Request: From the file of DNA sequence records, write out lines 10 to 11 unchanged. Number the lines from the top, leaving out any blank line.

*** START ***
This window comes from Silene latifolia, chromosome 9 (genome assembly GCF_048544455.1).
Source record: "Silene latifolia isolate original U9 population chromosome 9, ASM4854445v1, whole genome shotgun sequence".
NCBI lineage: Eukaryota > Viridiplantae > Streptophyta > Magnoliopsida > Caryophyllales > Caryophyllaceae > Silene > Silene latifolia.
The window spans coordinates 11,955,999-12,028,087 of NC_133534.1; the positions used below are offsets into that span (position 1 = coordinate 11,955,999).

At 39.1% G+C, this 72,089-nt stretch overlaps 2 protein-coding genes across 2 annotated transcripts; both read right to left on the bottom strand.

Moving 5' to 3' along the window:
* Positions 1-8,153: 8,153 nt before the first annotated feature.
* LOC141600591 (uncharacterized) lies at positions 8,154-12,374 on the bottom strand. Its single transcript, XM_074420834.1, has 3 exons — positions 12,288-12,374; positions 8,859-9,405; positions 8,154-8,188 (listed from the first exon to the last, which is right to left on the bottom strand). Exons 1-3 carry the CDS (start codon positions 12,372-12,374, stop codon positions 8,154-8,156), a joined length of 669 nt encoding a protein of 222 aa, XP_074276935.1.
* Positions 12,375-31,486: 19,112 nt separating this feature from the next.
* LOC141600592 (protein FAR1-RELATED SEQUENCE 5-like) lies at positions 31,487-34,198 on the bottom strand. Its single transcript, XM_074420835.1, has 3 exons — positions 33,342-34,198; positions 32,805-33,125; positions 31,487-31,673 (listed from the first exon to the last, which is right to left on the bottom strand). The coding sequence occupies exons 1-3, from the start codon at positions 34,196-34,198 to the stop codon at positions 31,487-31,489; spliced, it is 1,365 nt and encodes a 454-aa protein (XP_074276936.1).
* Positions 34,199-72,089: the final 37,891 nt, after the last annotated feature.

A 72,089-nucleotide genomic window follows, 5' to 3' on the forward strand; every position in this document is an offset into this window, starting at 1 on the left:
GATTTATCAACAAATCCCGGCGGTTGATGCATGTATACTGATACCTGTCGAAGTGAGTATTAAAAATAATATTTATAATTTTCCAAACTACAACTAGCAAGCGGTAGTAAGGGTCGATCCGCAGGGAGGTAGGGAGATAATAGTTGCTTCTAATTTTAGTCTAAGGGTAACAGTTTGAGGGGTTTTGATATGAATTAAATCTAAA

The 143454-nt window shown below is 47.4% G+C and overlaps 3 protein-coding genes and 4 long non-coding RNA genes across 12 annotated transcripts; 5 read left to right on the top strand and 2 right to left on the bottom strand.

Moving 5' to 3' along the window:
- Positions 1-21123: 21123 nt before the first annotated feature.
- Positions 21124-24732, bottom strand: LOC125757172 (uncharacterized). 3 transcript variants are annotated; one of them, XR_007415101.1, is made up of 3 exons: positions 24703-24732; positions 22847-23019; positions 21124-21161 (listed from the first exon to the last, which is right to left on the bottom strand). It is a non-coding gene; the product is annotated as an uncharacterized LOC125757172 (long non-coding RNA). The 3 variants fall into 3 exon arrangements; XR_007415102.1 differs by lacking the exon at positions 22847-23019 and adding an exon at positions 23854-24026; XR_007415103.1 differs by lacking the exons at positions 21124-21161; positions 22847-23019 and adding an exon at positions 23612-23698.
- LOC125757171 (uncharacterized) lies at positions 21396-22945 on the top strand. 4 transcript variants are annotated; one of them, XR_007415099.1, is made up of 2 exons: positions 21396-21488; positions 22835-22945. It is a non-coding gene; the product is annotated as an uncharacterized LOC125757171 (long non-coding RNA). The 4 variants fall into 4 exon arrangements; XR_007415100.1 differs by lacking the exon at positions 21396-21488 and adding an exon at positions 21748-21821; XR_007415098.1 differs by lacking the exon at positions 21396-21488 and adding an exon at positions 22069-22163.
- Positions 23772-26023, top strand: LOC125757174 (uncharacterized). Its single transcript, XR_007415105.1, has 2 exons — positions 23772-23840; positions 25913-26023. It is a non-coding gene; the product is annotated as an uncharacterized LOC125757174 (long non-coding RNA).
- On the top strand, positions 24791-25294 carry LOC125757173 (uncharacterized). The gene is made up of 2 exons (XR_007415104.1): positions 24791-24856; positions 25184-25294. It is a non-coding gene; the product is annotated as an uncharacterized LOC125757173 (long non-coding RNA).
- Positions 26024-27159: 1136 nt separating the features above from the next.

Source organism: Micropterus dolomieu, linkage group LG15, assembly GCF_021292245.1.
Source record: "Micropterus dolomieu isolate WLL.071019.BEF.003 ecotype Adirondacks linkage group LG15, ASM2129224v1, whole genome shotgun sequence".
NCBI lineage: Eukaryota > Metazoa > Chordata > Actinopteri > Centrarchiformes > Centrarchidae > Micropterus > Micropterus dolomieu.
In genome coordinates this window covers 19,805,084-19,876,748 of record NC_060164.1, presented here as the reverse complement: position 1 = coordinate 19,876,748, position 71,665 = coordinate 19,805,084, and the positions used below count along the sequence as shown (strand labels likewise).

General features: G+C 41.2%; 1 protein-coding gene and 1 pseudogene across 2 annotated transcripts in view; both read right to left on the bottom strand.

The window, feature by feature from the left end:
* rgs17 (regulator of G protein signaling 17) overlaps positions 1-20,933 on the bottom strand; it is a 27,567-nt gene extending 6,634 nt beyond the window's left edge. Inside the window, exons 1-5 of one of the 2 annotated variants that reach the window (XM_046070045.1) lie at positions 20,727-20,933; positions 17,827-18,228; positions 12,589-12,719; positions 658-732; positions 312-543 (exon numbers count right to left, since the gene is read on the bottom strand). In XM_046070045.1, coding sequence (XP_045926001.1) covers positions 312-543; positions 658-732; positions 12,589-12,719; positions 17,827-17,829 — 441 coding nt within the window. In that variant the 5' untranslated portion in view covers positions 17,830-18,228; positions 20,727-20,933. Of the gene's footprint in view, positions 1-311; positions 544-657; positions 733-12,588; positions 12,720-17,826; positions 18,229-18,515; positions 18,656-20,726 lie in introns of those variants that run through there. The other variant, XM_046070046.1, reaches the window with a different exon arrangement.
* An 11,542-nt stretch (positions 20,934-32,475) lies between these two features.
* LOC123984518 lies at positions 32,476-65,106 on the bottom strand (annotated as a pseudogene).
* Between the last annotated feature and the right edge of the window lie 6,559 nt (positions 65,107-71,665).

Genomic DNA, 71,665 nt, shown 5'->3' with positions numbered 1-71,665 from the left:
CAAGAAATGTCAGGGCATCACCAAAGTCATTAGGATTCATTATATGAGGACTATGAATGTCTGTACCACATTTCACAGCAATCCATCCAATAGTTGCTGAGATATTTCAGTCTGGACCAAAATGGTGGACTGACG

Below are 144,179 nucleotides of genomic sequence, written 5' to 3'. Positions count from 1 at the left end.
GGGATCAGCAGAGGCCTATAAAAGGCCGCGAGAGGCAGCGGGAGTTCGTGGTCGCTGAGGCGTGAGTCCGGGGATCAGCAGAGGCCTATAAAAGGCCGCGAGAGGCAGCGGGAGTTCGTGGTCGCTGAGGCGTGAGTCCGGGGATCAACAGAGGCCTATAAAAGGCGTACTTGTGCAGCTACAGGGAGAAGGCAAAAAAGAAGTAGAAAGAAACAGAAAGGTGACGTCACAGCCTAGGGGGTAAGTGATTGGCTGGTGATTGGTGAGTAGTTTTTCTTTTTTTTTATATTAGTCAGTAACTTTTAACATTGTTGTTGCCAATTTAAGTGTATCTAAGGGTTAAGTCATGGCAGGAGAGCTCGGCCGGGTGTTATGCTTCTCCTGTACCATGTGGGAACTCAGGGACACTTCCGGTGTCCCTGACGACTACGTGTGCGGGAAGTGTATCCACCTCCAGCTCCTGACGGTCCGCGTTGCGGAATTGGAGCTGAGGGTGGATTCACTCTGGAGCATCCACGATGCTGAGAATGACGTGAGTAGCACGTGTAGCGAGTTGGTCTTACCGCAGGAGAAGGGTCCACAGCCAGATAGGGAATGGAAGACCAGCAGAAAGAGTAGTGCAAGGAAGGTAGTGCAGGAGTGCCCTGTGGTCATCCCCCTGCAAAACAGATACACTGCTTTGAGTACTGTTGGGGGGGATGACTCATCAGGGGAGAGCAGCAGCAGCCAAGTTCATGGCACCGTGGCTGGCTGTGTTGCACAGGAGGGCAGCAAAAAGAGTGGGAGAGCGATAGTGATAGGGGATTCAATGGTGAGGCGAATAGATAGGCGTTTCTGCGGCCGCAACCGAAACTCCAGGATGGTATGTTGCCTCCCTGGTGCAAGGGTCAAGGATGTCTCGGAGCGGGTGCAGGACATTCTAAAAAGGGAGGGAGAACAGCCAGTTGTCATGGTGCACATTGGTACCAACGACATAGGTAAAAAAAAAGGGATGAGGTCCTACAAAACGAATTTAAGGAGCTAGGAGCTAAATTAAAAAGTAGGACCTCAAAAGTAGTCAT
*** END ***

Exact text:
* LOC141600592 (protein FAR1-RELATED SEQUENCE 5-like) lies at positions 31,487-34,198 on the bottom strand. Its single transcript, XM_074420835.1, has 3 exons — positions 33,342-34,198; positions 32,805-33,125; positions 31,487-31,673 (listed from the first exon to the last, which is right to left on the bottom strand). The coding sequence occupies exons 1-3, from the start codon at positions 34,196-34,198 to the stop codon at positions 31,487-31,489; spliced, it is 1,365 nt and encodes a 454-aa protein (XP_074276936.1).
* Positions 34,199-72,089: the final 37,891 nt, after the last annotated feature.